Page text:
I also gained an unshared (and maybe unwelcome) perception: I just tallied the last six months’ receipts for glass and crystal and clay and silicone and plaster and wax and tools–gulp. I compared it with sales, probable sales, and show acceptances for my work, and realized something: I’ve got an incredibly expensive hobby that can’t pay its way.

I’ve been sculpting for maybe 30 months now, and it’s amazing how much I need to do it. But maybe I don’t need to do it in glass. Maybe all those (successful professional) artists who insist I should be working in stone and clay and bronze have a point.

Bottom line: 25 pounds of clay is a heckuva lot cheaper than 25 pounds of glass. I think I’m gonna go hunt me up a class sculpting with clay and stone, and see how I like it. Then we’ll take it from there.

At least for now, though, I’ve got a mold to finish.

2016-05-29T11:48:26+00:00

5 Comments

  1. Rinee September 8, 2014 at 3:43 pm - Reply

    Hey This post came through today. I remember that day! I love how you see things and I so remember that day! how is it that we haven’t had another day like that? So maybe we should do a collaboration? or even just talk?

  2. Rinee January 23, 2010 at 11:26 pm - Reply

    You are so sweet but I am the one that is learning to see differently. (and I love it)

    ps I am going with the game theme…on the endside of the box because the goldfish live in the sea. Ok not quite like we discussed but close enough. Whats funny is that the teacher mentioned he thought board games would be good before I even presented it! Thanks again for your idea! I’ll email you a copy if it turns out!

  3. cynthia January 19, 2010 at 11:06 am - Reply

    Lovely compliment, Sarah. Thanks! And thanks as always, Kathleen. I certainly won’t stop working in glass, but just acknowledging reality a tad before I’m up to my ears in wax and glass sculptures… 😉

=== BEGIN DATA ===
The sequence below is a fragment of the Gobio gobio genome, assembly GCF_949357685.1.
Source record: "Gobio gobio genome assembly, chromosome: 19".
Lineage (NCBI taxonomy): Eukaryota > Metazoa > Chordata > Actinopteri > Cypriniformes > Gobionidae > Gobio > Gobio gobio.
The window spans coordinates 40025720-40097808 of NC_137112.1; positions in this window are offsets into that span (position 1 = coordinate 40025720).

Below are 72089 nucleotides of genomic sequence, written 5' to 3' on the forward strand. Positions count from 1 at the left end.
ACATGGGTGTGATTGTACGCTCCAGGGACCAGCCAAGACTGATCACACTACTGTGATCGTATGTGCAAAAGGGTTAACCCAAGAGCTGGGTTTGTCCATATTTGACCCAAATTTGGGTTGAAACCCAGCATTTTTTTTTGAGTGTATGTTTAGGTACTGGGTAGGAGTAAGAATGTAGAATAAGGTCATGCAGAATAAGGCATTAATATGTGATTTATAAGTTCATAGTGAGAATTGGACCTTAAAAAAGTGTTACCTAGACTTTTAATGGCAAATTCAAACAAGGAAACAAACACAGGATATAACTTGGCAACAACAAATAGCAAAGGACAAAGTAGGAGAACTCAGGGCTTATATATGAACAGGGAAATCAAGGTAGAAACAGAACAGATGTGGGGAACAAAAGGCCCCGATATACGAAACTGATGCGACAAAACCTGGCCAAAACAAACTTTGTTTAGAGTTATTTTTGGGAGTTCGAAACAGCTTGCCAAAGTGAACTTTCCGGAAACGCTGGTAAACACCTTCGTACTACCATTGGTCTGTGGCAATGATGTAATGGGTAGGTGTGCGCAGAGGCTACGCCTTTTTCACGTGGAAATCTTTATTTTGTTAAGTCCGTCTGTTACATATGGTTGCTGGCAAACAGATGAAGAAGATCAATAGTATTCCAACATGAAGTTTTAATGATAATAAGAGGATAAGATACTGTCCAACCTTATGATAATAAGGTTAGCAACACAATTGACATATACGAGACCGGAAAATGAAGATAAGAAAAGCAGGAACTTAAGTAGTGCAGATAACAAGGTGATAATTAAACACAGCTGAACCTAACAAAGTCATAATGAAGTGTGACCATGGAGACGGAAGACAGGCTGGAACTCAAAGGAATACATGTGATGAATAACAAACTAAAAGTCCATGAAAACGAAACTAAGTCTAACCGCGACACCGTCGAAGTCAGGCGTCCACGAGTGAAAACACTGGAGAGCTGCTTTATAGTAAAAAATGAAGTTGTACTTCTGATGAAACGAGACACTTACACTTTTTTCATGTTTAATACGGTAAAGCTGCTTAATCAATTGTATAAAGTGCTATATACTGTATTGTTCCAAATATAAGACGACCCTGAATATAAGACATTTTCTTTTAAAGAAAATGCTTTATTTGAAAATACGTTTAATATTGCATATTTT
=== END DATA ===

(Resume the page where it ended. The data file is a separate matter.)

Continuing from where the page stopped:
4. Sarah January 18, 2010 at 1:25 pm - Reply

    Collaborating, looking through the eyes of others, is all helpful. Still I love your red sculpture. I think it’s beautiful.

  5. Kathleen Krucoff January 18, 2010 at 8:18 am - Reply

    Many of your posts strike home with me, but this one does especially. Over the course of the past 6 months, I met an artist who has become my friend, teacher, mentor, and sister. She has shown me so much, a new vision. What she sees vs what I see. Just like your friend Rinee, my collaborations/sessions with my friend Lexi have opened my horizons and I’m a different artist today…I’d like to think I’m a better one too. I entered the world of metalsmithing 6 months ago. I don’t think I can give up glass completely, but I am trying to work in glass and metal now. I’m happy for you and your new found perspective….it sort of becomes ‘self-aware’ in a good sense!

    I’ve always admired your glass work. It’s truly phenomenal in my opinion. I just think it’s great that you are going to explore another medium, because my experience in doing that has been enlightening and rewarding. I hope you experience that same joy. I know you’ll keep us posted! 🙂

Comments welcome! (thanks)

%d bloggers like this: